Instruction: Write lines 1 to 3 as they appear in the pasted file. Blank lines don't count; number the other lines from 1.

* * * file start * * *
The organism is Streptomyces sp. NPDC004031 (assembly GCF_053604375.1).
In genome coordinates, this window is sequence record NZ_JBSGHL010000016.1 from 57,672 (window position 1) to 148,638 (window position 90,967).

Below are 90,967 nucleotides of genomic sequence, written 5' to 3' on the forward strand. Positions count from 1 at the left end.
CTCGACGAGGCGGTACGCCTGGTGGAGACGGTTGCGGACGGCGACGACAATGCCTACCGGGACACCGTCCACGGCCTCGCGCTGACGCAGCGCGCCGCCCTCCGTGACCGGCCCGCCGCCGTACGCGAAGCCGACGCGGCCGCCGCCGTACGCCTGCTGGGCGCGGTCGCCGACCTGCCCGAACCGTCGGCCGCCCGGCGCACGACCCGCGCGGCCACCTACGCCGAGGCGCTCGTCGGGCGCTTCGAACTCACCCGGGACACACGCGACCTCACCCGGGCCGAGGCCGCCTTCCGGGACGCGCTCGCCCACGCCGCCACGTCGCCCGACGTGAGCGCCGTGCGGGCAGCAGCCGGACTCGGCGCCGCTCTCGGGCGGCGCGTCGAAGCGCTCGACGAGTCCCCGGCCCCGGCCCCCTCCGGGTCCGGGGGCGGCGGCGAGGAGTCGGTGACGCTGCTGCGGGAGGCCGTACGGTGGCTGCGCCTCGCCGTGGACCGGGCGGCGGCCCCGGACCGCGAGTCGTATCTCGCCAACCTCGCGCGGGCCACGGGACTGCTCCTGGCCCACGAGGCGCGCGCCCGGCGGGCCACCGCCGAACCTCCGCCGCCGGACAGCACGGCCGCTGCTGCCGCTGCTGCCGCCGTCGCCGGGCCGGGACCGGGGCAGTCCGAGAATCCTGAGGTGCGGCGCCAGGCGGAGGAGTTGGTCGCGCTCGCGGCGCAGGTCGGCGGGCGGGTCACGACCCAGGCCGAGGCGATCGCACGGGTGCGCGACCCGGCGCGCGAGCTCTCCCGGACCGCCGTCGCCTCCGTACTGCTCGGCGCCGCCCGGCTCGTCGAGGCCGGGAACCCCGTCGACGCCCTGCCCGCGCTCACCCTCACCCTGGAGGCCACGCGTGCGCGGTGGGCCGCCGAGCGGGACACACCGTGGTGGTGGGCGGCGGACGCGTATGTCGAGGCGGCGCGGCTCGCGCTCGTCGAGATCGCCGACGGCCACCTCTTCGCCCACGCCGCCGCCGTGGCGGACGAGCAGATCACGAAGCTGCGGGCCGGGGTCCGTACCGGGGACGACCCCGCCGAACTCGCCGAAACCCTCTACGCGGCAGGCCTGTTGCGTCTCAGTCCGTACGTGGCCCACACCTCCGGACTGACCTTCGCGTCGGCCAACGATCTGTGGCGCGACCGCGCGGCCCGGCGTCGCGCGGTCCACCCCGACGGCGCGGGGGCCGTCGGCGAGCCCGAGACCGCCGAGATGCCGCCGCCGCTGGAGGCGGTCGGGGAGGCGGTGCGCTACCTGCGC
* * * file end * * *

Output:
The organism is Streptomyces sp. NPDC004031 (assembly GCF_053604375.1).
In genome coordinates, this window is sequence record NZ_JBSGHL010000016.1 from 57,672 (window position 1) to 148,638 (window position 90,967).

Below are 90,967 nucleotides of genomic sequence, written 5' to 3' on the forward strand. Positions count from 1 at the left end.